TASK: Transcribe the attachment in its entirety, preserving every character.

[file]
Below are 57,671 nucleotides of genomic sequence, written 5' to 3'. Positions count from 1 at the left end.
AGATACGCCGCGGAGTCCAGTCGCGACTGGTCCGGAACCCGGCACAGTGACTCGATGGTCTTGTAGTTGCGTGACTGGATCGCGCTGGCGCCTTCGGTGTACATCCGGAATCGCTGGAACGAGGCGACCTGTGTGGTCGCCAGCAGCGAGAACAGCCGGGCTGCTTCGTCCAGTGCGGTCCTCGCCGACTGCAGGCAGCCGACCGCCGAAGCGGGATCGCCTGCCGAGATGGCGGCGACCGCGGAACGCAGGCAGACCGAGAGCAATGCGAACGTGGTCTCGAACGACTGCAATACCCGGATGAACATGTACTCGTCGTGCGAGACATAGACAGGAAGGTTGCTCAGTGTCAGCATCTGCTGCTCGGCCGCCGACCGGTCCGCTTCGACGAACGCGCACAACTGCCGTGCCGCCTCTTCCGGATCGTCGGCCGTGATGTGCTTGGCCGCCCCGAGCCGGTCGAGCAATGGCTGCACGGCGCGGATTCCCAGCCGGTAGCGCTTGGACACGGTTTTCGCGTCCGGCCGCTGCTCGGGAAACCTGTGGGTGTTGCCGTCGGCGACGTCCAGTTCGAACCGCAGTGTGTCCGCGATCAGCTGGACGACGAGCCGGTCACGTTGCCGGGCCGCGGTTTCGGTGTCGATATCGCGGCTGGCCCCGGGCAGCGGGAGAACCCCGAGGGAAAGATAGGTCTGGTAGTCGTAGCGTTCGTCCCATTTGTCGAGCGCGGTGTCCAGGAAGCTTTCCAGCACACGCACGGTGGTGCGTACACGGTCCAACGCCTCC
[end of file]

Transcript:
Below are 57,671 nucleotides of genomic sequence, written 5' to 3'. Positions count from 1 at the left end.
AGATACGCCGCGGAGTCCAGTCGCGACTGGTCCGGAACCCGGCACAGTGACTCGATGGTCTTGTAGTTGCGTGACTGGATCGCGCTGGCGCCTTCGGTGTACATCCGGAATCGCTGGAACGAGGCGACCTGTGTGGTCGCCAGCAGCGAGAACAGCCGGGCTGCTTCGTCCAGTGCGGTCCTCGCCGACTGCAGGCAGCCGACCGCCGAAGCGGGATCGCCTGCCGAGATGGCGGCGACCGCGGAACGCAGGCAGACCGAGAGCAATGCGAACGTGGTCTCGAACGACTGCAATACCCGGATGAACATGTACTCGTCGTGCGAGACATAGACAGGAAGGTTGCTCAGTGTCAGCATCTGCTGCTCGGCCGCCGACCGGTCCGCTTCGACGAACGCGCACAACTGCCGTGCCGCCTCTTCCGGATCGTCGGCCGTGATGTGCTTGGCCGCCCCGAGCCGGTCGAGCAATGGCTGCACGGCGCGGATTCCCAGCCGGTAGCGCTTGGACACGGTTTTCGCGTCCGGCCGCTGCTCGGGAAACCTGTGGGTGTTGCCGTCGGCGACGTCCAGTTCGAACCGCAGTGTGTCCGCGATCAGCTGGACGACGAGCCGGTCACGTTGCCGGGCCGCGGTTTCGGTGTCGATATCGCGGCTGGCCCCGGGCAGCGGGAGAACCCCGAGGGAAAGATAGGTCTGGTAGTCGTAGCGTTCGTCCCATTTGTCGAGCGCGGTGTCCAGGAAGCTTTCCAGCACACGCACGGTGGTGCGTACACGGTCCAACGCCTCC